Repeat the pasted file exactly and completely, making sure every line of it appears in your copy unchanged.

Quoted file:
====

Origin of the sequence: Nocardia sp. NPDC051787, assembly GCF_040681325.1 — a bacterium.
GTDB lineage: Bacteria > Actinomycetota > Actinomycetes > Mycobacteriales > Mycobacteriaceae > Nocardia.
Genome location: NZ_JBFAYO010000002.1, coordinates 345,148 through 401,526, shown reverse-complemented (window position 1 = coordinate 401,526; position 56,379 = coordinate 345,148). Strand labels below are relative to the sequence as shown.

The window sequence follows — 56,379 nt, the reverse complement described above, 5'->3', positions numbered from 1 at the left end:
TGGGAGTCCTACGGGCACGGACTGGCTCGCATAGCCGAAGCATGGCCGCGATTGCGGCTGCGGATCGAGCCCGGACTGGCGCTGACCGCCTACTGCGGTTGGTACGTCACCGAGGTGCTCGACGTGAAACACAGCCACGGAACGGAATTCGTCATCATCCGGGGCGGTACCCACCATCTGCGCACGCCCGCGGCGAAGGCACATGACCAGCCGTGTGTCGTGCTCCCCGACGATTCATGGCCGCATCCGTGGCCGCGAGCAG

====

Origin of the sequence: Nocardia sp. NPDC051787, assembly GCF_040681325.1 — a bacterium.
GTDB lineage: Bacteria > Actinomycetota > Actinomycetes > Mycobacteriales > Mycobacteriaceae > Nocardia.
Genome location: NZ_JBFAYO010000002.1, coordinates 345,148 through 401,526, shown reverse-complemented (window position 1 = coordinate 401,526; position 56,379 = coordinate 345,148). Strand labels below are relative to the sequence as shown.

The window sequence follows — 56,379 nt, the reverse complement described above, 5'->3', positions numbered from 1 at the left end:
TGGGAGTCCTACGGGCACGGACTGGCTCGCATAGCCGAAGCATGGCCGCGATTGCGGCTGCGGATCGAGCCCGGACTGGCGCTGACCGCCTACTGCGGTTGGTACGTCACCGAGGTGCTCGACGTGAAACACAGCCACGGAACGGAATTCGTCATCATCCGGGGCGGTACCCACCATCTGCGCACGCCCGCGGCGAAGGCACATGACCAGCCGTGTGTCGTGCTCCCCGACGATTCATGGCCGCATCCGTGGCCGCGAGCAG